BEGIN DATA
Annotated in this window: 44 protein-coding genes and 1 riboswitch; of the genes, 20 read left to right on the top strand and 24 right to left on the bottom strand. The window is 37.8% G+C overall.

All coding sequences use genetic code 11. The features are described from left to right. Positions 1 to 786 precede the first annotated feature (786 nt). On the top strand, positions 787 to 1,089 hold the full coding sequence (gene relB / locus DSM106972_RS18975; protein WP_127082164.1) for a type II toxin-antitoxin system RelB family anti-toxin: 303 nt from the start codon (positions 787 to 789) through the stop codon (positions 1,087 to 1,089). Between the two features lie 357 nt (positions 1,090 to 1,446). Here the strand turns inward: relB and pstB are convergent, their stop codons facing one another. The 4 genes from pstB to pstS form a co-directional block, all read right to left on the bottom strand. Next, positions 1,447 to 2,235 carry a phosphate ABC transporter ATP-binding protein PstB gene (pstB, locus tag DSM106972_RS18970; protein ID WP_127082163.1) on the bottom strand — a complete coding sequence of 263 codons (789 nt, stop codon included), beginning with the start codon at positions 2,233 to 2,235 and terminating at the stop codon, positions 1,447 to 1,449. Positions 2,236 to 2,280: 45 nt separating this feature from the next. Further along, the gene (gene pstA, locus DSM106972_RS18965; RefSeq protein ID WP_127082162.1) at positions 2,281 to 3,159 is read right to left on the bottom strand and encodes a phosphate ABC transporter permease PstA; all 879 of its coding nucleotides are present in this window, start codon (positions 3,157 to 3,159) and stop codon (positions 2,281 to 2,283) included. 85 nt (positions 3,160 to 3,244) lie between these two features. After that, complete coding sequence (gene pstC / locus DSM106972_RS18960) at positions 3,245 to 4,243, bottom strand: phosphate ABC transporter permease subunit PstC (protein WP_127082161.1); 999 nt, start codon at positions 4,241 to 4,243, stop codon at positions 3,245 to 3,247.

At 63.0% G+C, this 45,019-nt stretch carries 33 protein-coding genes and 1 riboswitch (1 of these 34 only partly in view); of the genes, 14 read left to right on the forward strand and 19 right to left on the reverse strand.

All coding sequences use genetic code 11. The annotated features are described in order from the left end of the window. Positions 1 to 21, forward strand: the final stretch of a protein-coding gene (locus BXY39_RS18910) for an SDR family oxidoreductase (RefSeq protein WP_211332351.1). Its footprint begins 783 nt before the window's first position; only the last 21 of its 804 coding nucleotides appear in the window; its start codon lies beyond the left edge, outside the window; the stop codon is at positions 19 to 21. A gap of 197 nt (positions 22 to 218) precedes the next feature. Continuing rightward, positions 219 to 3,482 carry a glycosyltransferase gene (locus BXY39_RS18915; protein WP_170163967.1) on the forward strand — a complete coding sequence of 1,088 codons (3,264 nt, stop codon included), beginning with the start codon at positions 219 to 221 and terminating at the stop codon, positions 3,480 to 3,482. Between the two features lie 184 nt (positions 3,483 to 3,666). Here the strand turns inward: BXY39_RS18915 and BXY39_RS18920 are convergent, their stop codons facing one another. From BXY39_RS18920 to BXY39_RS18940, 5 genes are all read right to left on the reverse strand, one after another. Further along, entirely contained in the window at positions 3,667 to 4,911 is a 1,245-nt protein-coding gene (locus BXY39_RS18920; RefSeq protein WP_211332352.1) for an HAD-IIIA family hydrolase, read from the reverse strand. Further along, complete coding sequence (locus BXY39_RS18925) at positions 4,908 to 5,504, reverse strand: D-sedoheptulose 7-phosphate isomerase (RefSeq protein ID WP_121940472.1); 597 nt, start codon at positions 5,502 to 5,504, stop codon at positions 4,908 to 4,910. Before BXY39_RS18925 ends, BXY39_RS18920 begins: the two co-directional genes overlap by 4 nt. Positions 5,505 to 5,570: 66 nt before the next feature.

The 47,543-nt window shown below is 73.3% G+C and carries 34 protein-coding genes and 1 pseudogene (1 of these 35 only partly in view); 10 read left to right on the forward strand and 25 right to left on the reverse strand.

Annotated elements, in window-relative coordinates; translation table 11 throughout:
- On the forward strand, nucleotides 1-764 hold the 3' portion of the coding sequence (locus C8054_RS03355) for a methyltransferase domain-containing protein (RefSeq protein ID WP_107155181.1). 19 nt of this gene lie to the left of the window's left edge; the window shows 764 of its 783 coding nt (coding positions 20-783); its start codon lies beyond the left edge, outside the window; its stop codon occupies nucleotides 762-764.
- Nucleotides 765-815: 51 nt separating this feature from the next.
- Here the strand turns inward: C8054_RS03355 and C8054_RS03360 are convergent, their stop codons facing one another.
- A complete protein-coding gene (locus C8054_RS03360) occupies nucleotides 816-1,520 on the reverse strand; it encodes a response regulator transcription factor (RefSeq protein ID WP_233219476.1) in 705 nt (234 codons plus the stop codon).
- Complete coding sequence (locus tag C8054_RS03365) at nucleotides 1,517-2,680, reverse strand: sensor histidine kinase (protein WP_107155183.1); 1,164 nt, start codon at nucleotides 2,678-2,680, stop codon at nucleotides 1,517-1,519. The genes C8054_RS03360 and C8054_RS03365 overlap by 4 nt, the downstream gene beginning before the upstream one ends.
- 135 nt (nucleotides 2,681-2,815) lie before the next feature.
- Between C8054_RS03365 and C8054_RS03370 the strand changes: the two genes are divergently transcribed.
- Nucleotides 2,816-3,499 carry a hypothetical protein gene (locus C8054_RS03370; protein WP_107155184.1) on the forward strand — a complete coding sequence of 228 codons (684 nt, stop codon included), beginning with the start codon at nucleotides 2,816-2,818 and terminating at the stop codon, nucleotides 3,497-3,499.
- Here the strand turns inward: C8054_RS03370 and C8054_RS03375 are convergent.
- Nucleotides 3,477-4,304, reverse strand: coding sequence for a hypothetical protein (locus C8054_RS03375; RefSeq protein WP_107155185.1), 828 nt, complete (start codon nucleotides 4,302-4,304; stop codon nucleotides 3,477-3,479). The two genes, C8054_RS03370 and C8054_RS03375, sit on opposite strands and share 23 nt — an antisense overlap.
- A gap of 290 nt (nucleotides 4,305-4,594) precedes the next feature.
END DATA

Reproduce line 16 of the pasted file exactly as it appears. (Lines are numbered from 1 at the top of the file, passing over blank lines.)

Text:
- Nucleotides 3,477-4,304, reverse strand: coding sequence for a hypothetical protein (locus C8054_RS03375; RefSeq protein WP_107155185.1), 828 nt, complete (start codon nucleotides 4,302-4,304; stop codon nucleotides 3,477-3,479). The two genes, C8054_RS03370 and C8054_RS03375, sit on opposite strands and share 23 nt — an antisense overlap.